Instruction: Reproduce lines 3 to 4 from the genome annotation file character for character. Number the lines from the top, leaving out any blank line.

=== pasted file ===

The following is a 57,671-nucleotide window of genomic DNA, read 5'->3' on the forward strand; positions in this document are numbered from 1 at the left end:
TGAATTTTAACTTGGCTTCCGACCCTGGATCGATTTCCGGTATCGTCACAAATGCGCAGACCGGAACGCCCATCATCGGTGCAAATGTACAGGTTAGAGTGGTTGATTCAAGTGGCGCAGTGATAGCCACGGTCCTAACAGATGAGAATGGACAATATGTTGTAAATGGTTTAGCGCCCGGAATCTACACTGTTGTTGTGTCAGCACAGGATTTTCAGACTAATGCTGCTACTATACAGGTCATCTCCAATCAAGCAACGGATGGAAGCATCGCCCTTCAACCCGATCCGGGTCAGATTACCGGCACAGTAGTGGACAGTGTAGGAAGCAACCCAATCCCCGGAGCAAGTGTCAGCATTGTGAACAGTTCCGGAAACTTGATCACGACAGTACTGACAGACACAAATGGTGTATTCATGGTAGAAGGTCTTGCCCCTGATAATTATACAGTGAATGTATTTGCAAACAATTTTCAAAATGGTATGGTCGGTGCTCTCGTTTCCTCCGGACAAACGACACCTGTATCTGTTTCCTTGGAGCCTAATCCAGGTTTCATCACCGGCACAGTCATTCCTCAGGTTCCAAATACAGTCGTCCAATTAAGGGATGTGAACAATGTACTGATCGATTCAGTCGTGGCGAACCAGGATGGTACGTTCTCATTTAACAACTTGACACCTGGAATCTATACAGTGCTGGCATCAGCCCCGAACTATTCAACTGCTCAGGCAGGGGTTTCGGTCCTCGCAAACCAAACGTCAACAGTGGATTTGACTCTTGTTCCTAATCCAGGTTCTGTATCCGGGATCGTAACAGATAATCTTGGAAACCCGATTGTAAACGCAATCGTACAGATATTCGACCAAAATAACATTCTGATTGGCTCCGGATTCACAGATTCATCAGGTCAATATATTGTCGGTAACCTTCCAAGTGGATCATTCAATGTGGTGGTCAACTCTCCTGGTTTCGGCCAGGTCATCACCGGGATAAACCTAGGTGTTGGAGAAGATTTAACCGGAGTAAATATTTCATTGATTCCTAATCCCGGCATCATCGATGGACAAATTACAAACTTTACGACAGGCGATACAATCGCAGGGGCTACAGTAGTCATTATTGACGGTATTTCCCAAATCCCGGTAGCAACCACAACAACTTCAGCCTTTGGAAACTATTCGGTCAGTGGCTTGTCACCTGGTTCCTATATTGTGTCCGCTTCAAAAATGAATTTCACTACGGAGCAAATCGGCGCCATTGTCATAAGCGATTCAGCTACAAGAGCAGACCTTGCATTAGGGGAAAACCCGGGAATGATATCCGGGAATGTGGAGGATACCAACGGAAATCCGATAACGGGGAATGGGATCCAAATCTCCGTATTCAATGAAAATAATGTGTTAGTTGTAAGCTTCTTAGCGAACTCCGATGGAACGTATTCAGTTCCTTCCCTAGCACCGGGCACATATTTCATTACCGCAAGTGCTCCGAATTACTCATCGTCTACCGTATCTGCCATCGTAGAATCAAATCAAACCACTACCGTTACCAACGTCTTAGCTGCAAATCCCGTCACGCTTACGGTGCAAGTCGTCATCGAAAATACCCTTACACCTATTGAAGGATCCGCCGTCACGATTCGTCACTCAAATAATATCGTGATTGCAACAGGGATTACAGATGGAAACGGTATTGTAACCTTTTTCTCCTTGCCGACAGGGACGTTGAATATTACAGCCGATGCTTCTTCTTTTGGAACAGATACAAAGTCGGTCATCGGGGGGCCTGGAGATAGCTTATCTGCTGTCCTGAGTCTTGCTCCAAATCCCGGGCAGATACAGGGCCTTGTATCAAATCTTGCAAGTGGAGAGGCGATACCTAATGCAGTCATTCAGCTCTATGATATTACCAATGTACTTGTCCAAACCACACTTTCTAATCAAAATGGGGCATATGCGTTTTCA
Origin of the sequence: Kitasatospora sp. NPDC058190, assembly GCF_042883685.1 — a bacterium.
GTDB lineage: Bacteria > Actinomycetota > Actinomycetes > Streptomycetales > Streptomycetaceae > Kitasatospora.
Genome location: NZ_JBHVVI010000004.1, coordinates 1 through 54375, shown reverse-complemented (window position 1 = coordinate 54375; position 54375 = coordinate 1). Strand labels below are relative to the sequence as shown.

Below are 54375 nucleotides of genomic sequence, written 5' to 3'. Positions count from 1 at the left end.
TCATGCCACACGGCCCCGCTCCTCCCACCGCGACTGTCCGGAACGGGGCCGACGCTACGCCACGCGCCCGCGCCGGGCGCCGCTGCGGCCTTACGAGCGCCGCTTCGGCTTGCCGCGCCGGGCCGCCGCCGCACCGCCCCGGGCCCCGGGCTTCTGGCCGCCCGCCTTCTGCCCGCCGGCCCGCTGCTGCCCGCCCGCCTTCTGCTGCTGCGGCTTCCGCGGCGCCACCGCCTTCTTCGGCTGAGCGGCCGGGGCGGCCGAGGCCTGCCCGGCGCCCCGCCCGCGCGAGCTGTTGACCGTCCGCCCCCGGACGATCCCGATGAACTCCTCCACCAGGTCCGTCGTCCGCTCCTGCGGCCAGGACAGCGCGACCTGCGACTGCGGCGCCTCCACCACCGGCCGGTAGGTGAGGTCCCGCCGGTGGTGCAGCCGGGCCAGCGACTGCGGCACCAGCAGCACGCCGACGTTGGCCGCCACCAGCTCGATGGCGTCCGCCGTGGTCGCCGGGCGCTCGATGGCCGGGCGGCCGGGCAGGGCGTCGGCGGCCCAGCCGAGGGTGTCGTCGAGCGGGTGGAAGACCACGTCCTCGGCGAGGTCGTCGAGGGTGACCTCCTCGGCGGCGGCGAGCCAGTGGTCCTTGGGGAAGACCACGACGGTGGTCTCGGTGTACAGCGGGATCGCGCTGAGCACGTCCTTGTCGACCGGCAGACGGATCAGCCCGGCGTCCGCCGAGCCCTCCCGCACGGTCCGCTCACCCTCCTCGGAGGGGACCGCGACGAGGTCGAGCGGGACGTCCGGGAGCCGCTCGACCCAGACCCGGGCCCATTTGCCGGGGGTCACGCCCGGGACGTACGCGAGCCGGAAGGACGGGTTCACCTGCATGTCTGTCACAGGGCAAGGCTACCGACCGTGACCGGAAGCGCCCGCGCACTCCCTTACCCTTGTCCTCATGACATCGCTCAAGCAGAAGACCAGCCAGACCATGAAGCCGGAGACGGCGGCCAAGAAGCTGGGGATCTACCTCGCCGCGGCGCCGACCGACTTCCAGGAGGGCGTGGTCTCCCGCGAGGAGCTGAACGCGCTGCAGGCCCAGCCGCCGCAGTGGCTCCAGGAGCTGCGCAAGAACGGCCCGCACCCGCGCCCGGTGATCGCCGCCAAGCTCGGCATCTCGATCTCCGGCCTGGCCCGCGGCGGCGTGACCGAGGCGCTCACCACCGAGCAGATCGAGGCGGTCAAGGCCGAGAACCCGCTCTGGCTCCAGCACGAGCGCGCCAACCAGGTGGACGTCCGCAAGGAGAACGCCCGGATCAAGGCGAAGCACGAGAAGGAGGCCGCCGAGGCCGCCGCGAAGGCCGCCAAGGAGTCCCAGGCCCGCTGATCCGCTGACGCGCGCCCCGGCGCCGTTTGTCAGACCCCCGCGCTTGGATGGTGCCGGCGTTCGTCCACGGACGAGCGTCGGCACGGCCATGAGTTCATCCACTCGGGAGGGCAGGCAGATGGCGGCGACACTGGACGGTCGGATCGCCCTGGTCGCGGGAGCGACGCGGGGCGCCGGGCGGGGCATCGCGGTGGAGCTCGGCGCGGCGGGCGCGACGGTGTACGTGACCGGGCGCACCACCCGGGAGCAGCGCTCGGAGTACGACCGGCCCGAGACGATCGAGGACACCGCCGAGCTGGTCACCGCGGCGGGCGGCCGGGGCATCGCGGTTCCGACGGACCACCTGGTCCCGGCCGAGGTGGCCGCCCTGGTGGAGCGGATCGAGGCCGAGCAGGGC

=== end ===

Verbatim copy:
Origin of the sequence: Kitasatospora sp. NPDC058190, assembly GCF_042883685.1 — a bacterium.
GTDB lineage: Bacteria > Actinomycetota > Actinomycetes > Streptomycetales > Streptomycetaceae > Kitasatospora.